Referring to Figure 1 , the prior art such as described in the applicants previous invention WO2010106337 is represented by a cross sectional view of a pitched roof 101 , a transverse flow turbine 102 located above the apex 100 of the roof 101 , a gap 103 is formed between the turbine 102 and the apex of the roof 100. The airflow streamlines narrow and the airflow velocity increases as the airflow rises over the pitched roof 101 , the streamlines can be seen narrowing further in the gap 103 between the turbine 102 and the apex 100 of the roof 101. For simplicity, the turbine 102 in Figure 1 is shown as a solid disk, the actual turbine comprises multiple blades which extract energy from the accelerated airflow. The limitation of the prior art design is that streamline expansion in the low pressure region downstream of the apex 100 of the roof is not maximised. The airflow separates from the downstream side of the roof forming an area of flow separation 104, turbulence and permanent energy loss from the system as an adverse pressure gradient is established. Energy is lost from the system when the static pressure fails to fully recover downstream of the apex 100 resulting in a low system discharge coefficient. The lower the discharge coefficient the greater the resistance experienced by the air flowing through the gap.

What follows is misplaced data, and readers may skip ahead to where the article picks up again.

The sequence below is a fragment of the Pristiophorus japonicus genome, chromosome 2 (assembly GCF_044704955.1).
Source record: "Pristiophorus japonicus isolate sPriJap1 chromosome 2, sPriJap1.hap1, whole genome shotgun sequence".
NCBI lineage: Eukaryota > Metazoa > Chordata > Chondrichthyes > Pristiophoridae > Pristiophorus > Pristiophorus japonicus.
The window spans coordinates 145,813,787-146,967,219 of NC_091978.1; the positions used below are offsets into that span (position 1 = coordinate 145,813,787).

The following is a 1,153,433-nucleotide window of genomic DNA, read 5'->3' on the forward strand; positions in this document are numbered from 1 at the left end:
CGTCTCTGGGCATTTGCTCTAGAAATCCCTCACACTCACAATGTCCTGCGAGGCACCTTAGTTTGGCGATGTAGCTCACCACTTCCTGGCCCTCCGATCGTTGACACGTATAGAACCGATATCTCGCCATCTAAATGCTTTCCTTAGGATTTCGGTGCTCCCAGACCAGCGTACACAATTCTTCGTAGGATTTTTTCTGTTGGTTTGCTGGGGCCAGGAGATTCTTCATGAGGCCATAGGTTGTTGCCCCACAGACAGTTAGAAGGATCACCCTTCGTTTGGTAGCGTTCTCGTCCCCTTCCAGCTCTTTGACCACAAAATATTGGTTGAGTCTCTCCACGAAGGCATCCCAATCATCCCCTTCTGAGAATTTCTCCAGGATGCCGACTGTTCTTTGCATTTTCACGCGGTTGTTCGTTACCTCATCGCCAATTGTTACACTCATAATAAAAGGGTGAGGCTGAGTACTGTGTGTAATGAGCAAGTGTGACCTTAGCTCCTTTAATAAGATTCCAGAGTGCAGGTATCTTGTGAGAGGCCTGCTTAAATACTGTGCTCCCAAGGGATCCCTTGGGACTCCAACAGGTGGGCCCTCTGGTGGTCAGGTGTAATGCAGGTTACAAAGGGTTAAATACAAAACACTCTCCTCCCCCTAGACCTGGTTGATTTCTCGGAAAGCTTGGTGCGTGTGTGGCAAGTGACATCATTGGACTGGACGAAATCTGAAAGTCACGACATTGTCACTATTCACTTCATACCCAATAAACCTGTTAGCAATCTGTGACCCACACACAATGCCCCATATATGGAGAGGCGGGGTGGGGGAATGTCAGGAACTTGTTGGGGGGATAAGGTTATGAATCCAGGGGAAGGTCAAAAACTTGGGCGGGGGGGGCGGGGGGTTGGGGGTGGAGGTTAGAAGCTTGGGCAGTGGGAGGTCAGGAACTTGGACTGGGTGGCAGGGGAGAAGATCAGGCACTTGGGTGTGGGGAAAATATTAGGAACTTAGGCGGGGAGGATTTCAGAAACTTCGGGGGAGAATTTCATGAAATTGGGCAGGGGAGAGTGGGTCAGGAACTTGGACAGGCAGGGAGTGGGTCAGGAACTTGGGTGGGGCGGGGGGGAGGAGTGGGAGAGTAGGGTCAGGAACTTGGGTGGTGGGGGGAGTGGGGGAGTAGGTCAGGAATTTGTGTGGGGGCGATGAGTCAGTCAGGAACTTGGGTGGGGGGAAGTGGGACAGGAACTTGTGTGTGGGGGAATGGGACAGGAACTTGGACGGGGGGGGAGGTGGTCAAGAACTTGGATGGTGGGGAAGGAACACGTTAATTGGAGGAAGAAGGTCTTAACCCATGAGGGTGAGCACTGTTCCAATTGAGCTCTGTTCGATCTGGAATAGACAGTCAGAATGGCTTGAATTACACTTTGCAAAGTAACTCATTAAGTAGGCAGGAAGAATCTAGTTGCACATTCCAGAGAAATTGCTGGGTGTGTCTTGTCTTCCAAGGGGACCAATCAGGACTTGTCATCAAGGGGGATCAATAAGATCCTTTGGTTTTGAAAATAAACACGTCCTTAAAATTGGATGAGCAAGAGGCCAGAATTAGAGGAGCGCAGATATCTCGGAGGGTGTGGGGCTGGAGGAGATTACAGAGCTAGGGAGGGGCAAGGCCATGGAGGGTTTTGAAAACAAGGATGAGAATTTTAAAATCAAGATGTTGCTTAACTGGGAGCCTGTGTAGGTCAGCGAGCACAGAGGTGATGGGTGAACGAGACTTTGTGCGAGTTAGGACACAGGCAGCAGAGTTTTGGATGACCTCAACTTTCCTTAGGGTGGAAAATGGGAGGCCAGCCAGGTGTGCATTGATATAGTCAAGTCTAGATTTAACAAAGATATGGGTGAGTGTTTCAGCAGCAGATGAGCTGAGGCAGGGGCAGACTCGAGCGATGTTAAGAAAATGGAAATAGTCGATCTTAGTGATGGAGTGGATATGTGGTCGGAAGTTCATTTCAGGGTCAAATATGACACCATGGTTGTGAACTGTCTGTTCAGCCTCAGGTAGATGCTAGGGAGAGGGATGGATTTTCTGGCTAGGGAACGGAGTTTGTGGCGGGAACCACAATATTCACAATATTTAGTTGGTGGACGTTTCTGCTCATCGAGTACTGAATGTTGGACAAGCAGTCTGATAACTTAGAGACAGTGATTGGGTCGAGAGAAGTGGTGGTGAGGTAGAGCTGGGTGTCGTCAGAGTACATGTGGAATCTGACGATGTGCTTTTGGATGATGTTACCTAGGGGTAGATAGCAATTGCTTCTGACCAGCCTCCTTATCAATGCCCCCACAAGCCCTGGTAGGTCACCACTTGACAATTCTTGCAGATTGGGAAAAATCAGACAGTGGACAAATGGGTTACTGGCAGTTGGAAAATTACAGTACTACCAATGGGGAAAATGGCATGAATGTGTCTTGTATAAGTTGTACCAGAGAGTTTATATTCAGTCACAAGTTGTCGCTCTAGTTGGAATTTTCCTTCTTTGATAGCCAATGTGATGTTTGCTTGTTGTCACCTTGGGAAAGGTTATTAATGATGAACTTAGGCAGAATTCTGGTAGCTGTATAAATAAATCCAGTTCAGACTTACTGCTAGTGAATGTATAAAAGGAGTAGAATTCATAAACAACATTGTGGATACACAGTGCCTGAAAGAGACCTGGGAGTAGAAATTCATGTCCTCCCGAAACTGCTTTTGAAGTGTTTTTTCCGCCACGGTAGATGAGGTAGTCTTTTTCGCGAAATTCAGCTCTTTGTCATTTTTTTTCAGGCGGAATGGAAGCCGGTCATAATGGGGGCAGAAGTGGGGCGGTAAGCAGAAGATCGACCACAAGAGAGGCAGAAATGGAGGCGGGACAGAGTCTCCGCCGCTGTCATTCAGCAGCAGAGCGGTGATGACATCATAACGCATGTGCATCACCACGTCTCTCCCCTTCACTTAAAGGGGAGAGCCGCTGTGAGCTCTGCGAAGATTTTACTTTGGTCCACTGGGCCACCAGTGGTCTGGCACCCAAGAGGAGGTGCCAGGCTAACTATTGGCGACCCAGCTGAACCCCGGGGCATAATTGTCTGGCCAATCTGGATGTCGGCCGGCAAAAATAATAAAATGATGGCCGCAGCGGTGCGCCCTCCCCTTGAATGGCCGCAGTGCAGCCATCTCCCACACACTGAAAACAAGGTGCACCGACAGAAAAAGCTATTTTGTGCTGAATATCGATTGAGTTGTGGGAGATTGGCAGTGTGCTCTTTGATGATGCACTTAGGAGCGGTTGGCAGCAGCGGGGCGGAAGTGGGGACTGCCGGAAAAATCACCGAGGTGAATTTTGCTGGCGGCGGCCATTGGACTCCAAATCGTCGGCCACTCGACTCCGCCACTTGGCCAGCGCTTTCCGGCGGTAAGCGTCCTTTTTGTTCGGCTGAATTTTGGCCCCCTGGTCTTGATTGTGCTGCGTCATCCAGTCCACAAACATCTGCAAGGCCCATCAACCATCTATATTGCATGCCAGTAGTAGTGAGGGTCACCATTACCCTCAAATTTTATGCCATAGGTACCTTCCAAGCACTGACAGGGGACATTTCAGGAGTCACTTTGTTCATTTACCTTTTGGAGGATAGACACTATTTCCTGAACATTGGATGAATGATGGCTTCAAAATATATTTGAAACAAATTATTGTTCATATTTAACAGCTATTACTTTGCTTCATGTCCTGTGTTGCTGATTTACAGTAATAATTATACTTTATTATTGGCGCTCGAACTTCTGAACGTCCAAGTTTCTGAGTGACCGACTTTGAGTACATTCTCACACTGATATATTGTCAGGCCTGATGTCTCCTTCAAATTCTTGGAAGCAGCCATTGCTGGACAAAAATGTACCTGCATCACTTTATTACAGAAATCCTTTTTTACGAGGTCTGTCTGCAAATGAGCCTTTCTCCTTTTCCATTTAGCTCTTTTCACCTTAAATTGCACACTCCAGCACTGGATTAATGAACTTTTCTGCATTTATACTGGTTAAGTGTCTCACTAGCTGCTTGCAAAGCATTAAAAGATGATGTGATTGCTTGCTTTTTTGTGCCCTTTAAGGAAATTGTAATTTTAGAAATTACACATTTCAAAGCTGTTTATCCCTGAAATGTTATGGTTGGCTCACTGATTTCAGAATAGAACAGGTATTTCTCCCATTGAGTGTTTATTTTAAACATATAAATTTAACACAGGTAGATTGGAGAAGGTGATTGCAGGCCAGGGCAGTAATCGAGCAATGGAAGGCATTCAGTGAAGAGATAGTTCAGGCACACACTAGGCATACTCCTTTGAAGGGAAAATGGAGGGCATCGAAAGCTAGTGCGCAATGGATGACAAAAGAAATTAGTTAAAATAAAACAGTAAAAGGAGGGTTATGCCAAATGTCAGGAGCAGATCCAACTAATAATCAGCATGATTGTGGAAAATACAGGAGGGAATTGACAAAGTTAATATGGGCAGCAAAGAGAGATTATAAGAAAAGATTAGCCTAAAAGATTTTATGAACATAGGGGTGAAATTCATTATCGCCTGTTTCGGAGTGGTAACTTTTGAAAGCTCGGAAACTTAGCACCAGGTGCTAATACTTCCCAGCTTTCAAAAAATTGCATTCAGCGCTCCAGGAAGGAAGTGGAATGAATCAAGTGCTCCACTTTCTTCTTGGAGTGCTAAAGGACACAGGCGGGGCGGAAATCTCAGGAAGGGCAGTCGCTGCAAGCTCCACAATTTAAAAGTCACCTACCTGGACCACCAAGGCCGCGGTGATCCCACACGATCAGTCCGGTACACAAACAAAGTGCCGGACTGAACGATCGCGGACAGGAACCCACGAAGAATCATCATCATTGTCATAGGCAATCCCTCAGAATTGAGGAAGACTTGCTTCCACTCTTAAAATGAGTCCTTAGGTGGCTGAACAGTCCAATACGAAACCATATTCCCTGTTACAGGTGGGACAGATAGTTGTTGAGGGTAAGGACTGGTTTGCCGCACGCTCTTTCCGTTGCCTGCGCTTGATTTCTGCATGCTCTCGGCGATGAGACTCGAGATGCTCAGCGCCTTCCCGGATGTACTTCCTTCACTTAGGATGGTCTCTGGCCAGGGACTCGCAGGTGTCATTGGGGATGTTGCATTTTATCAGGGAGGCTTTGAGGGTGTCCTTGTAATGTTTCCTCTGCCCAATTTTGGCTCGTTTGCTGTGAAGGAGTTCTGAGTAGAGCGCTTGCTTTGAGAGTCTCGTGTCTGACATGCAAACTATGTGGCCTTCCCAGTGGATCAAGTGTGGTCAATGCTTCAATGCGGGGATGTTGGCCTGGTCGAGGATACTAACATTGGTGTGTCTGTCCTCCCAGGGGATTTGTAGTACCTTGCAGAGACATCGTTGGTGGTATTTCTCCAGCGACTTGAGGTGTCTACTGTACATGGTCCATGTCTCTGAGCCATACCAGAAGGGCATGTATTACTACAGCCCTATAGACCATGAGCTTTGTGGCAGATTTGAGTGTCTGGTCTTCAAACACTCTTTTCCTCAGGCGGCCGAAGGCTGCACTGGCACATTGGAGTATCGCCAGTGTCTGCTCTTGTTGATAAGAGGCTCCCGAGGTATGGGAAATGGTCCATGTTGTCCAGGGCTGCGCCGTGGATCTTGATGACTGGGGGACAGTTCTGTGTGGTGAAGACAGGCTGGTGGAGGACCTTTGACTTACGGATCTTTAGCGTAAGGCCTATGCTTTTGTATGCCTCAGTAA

Referring to Figures 2 to 4, a Flow Optimiser according to a first embodiment of the invention is designated by the numerals 203, 212, 213. Figure 2A, a Flow Optimiser 203 according to a first embodiment of the invention, is positioned above the apex 200 of the roof 201 in the gap 204 between the apex 200 of the roof 201 and the turbine 202. The Flow Optimiser 203 Optimiser diverts a section of airflow close to the apex 200 of the roof 201 into the region downstream 205 of the apex. This section of diverted airflow is turned away from the local airflow direction towards the surface downstream of the apex. The section of diverted airflow encourages adjacent airflow to change direction in the same sense through entrainment. The result is to reduce the boundary layer separation and turbulence downstream 205 of the apex of the surface and to increase expansion of airflow streamlines or airflow diffusion as the flow moves downstream of the apex 200 of the roof 201. The Flow Optimiser 203 injects higher energy airflow into the region of flow separation, vorticity and flow recirculation. The Flow Optimiser 203 reduces permanent energy loss associated with the sub-optimal static pressure recovery downstream of the apex 200 of the roof 201 and thus increases the discharge coefficient of the system. As the discharge coefficient increases, the airflow expansion or airflow diffusion improves and the resistance experienced by the air flowing through the gap 204 between the apex 200 of the roof 201 and the turbine 202 reduces, as a consequences the mass flow rate through the gap 204 will increase and turbine power output will increase with the cube of the fluid velocity. Airflow streamlines in Figure 2A illustrate the ideal case of expansion of the airflow 205 over the downwind side of the roof 201 with little airflow separation or turbulence and a discharge coefficient approaching unity. In this embodiment the Flow Optimiser 203 consists of a single curved surface positioned substantially centrally over the apex 200 of the roof 201 , the surface is also substantially symmetrical about its central position perpendicular to the direction of flow. In other embodiments the surface may be located a distance upstream or downstream of the apex 200 of the roof 201 , furthermore the surface may be asymmetric about its central position in the plane perpendicular to the direction of flow. Figure 2B illustrates a second flow regime achieved by the Flow Optimiser 203, a section of airflow close to the apex 200 of the roof 201 is diverted into the region downstream of the apex. This section of diverted airflow 206 is turned away from the local airflow direction towards the surface downstream of the apex. The section of diverted airflow encourages adjacent airflow 208 to change direction in the same sense through entrainment. Due to suboptimal conditions which may include excessive flow diversion angle away from the local free stream direction, a region of flow recirculation and turbulence 207 forms between the diverted flow 206 and the expanding flow 208 downstream of the gap 204. The existence of the region of flow recirculation 207 will result in permanent energy loss from the system and a discharge coefficient less than seen in the regime illustrated in Figure 2A, this is thus a less desirable flow regime but may represent the best case for a certain combination of parameters.